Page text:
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Visual function and its specialization at the level of the retina were studied in 13 species of stomatopod crustaceans, representing three superfamilies: Gonodactyloidea, Lysiosquilloidea, and Squilloidea. We measured attenuation and irradiance spectra in the environment of each species, at the actual depths and times of activity where we observed(More)
Squids have a wide repertoire of body patterns; these patterns contain visual signals assembled from a highly diverse inventory of chromatic, postural, and locomotor components. The chromatic components reflect the activity of dermal chromatophore organs that, like the postural and locomotor muscles, are controlled directly from the central nervous system.(More)
While the ability to analyze polarized light is widespread among animals, its contribution to form vision has not yet been documented. We tested the hypothesis that polarization vision can be used for object discrimination, by training octopuses to distinguish between targets on the basis of the presence or absence of a pattern produced by a 90 degrees(More)
Polarisation sensitivity (PS) - the ability to detect the orientation of polarised light - occurs in a wide variety of invertebrates [1] [2] and vertebrates [3] [4] [5], many of which are marine species [1]. Of these, the crustacea are particularly well documented in terms of their structural [6] and neural [7] [8] adaptations for PS. The few behavioural(More)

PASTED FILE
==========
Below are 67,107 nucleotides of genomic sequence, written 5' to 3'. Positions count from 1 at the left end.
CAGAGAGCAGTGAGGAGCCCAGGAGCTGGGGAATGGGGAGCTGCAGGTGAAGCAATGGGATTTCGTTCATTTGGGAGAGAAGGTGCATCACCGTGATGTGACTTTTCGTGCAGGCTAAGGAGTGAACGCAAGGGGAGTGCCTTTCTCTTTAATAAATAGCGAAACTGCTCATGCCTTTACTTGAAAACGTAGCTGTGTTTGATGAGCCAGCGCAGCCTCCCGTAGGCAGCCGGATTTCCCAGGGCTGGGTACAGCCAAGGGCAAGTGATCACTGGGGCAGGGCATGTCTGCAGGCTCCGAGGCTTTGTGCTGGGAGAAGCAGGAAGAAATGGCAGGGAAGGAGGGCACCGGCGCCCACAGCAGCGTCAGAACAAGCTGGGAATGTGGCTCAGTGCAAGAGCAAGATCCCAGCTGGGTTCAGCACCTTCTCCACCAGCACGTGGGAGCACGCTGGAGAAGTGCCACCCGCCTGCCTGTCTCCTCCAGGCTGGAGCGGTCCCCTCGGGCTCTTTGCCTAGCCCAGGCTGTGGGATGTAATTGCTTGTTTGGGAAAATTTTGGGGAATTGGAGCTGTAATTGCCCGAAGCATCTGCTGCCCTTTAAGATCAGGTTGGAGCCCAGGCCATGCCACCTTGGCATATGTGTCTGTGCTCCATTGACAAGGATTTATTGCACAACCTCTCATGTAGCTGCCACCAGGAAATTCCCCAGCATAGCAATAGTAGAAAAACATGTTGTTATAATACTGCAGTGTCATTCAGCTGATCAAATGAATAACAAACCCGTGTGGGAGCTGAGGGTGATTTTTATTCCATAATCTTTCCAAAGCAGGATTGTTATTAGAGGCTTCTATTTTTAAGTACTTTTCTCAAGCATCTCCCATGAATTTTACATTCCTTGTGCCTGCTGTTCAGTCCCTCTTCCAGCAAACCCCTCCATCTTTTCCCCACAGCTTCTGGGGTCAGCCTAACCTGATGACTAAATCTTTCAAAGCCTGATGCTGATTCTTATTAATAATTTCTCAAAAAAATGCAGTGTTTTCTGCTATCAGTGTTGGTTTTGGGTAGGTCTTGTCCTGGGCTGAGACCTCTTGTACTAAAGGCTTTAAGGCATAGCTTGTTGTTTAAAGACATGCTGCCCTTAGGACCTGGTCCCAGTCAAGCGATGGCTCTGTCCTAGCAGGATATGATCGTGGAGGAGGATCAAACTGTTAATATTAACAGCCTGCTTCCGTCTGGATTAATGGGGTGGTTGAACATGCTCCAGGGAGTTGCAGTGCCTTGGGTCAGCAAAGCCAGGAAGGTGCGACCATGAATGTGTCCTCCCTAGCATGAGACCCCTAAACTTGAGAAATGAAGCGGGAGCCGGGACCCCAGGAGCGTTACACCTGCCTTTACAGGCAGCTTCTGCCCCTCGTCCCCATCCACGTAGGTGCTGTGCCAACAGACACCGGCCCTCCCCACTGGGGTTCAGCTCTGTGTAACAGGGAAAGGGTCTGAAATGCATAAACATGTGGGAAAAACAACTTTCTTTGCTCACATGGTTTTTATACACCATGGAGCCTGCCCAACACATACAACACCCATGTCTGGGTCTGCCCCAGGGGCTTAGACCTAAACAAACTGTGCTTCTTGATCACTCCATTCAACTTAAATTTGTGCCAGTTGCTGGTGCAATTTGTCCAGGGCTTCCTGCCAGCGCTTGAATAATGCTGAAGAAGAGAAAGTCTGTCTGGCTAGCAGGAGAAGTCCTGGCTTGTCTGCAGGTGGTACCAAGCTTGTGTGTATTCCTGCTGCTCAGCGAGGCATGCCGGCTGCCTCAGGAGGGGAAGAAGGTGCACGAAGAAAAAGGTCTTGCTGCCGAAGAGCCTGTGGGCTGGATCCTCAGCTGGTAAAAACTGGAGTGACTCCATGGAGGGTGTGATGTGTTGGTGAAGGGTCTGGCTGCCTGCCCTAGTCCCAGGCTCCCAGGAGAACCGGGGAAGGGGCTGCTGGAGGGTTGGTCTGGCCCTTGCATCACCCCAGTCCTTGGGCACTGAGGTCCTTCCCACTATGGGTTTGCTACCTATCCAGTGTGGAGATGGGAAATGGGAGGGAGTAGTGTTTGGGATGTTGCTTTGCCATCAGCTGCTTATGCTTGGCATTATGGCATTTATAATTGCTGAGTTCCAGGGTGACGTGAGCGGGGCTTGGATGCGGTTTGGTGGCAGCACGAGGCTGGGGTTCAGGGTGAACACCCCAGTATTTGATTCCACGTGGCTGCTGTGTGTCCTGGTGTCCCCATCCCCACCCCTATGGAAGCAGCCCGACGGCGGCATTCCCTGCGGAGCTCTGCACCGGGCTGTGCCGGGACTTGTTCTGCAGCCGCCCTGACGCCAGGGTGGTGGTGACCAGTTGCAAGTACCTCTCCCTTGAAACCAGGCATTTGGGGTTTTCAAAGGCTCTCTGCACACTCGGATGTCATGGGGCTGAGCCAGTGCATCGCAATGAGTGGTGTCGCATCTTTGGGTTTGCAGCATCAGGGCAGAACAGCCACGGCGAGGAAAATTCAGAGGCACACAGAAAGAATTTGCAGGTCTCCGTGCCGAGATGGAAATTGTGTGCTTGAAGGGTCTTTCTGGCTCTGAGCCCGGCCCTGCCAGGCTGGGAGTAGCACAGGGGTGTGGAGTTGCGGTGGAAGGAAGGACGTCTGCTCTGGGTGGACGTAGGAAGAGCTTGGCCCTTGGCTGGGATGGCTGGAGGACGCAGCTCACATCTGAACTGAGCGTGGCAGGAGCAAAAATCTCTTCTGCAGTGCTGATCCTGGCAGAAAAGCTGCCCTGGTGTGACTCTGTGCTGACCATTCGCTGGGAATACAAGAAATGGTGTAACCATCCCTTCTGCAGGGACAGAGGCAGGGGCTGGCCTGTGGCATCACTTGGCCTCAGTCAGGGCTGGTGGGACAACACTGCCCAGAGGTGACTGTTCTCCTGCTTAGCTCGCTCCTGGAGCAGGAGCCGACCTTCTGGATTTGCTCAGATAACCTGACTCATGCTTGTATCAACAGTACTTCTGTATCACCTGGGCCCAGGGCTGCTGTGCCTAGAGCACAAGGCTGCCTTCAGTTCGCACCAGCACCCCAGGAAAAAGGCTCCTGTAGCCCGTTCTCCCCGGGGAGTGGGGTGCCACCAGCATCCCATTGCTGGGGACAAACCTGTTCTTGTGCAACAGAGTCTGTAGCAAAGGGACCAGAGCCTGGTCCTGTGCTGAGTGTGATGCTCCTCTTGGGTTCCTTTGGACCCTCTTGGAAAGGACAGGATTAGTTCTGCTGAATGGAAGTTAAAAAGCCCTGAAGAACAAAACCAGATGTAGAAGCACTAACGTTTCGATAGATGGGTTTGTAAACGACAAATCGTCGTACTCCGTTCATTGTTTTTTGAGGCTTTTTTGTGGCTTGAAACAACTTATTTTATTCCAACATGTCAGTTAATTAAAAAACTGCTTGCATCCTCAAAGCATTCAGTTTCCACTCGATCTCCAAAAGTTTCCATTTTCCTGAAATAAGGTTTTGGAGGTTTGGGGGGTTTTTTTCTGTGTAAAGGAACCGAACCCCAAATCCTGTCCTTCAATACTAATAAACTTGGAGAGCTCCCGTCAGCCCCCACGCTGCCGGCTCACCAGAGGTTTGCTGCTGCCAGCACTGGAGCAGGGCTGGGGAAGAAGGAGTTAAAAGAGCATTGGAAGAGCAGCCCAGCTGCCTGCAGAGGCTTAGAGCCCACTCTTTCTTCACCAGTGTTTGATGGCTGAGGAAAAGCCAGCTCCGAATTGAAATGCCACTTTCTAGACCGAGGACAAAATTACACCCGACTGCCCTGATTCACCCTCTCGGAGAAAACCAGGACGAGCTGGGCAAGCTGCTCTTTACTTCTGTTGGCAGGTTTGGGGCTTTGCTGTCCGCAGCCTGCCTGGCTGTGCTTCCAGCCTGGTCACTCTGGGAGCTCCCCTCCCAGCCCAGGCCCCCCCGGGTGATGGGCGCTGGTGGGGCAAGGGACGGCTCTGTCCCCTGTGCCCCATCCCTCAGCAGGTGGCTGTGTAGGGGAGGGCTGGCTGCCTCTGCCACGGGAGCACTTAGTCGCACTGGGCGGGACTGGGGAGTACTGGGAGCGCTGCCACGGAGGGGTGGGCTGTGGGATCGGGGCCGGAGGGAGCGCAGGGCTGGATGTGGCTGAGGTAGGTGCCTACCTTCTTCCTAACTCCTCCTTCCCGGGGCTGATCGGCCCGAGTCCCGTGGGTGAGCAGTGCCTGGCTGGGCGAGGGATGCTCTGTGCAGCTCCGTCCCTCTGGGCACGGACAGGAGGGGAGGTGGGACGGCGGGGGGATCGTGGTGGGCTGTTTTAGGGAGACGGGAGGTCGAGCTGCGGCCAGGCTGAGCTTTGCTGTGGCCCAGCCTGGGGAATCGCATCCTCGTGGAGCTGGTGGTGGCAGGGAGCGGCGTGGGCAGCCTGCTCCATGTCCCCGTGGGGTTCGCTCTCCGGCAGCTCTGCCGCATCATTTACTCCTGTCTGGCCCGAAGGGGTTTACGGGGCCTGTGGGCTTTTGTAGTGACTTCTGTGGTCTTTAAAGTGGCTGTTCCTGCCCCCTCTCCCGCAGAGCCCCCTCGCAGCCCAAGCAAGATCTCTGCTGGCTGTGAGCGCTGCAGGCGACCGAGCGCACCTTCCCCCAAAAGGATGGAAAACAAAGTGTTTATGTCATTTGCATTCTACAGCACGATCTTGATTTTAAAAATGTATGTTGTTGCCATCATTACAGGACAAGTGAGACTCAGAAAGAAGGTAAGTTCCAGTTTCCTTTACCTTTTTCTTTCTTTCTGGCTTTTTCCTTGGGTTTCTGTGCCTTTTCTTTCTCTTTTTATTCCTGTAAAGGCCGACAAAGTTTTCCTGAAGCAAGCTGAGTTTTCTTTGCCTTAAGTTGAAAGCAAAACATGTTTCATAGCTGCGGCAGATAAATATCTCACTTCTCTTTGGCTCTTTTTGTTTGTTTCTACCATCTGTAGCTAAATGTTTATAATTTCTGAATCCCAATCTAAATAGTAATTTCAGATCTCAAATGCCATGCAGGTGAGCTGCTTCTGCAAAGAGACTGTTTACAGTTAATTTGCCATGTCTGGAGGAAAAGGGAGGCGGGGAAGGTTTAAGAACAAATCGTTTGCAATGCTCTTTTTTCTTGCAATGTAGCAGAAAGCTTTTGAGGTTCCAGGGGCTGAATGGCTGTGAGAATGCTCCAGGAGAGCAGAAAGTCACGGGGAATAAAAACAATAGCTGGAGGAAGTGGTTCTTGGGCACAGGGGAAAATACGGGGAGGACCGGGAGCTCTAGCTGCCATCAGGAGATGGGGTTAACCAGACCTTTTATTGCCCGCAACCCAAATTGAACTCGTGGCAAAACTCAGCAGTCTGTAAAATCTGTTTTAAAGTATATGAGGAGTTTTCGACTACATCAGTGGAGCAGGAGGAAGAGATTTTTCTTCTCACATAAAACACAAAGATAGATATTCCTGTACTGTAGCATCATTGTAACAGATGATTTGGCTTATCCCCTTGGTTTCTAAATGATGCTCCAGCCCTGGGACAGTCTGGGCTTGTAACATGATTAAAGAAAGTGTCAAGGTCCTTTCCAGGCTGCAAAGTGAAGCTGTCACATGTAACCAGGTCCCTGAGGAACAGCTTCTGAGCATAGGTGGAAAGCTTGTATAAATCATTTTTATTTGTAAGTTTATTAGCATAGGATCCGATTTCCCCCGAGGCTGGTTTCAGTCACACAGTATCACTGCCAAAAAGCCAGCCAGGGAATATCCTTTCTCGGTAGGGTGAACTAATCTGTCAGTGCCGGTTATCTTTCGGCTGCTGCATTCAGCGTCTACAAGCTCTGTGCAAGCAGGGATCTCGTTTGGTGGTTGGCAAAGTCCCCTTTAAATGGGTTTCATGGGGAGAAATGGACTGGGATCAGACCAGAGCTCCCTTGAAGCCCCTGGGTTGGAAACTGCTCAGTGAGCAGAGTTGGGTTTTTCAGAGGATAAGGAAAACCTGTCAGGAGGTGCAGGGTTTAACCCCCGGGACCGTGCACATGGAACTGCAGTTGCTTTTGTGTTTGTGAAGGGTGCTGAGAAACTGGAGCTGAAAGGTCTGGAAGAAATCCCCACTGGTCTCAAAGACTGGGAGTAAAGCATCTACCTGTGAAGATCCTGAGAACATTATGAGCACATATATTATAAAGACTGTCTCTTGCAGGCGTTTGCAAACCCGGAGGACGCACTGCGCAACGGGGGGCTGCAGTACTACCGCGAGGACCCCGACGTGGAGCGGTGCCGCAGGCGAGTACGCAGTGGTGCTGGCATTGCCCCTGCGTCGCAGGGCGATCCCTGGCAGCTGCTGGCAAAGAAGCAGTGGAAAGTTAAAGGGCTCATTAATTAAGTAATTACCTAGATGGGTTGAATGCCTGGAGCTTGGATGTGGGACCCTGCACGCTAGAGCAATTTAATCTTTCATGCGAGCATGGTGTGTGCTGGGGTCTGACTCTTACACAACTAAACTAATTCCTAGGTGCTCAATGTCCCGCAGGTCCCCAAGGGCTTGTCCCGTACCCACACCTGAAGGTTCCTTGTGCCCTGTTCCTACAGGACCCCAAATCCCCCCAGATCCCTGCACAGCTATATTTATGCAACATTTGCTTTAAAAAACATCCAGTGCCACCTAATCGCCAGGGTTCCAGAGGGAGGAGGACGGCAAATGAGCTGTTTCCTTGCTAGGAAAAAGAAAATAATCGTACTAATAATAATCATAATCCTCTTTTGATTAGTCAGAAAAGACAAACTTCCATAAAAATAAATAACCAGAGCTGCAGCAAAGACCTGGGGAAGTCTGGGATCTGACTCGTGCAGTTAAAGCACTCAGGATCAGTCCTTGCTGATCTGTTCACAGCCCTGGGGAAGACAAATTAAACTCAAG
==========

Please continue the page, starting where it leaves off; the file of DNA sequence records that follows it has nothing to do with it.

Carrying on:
Sensitivity to polarized light is widespread among marine animals, including crustaceans, cephalopods and some fishes. They use this ability to orient and find prey, and possibly for a number of other visual tasks. Unlike the ultraviolet-sensitive polarization receptors of most insects, the polarization receptors of marine invertebrates tend to be maximally(More)
Visual pigments, the molecules in photoreceptors that initiate the process of vision, are inherently dichroic, differentially absorbing light according to its axis of polarization. Many animals have taken advantage of this property to build receptor systems capable of analyzing the polarization of incoming light, as polarized light is abundant in natural(More)
Cephalopods have been utilised in neuroscience research for more than 100 years particularly because of their phenotypic plasticity, complex and centralised nervous system, tractability for studies of learning and cellular mechanisms of memory (e.g. long-term potentiation) and anatomical features facilitating physiological studies (e.g. squid giant axon and(More)
Cuttlefish rapidly change their appearance in order to camouflage on a given background in response to visual parameters, giving us access to their visual perception. Recently, it was shown that isolated edge information is sufficient to elicit a body pattern very similar to that used when a whole object is present. Here, we examined contour completion in(More)
Flounders and cuttlefish have an impressive ability to change colouration, for camouflage and, in the case of cuttlefish, for communication. We pursue the hypothesis that these diverse patterns are created by combining a small number of distinct pattern modules. Independent component analysis (ICA) is a powerful tool for identifying independent sources of(More)
In terms of visual perception, coral reefs are structurally complex habitats. Therefore, visual stimuli that invoke territorial behavior in fish, causing them to respond to potential intruders and competitors, may be fragmented. Amodal completion was recently shown in a fish species. Here, we presented a mirror covered by occluders, with different squared(More)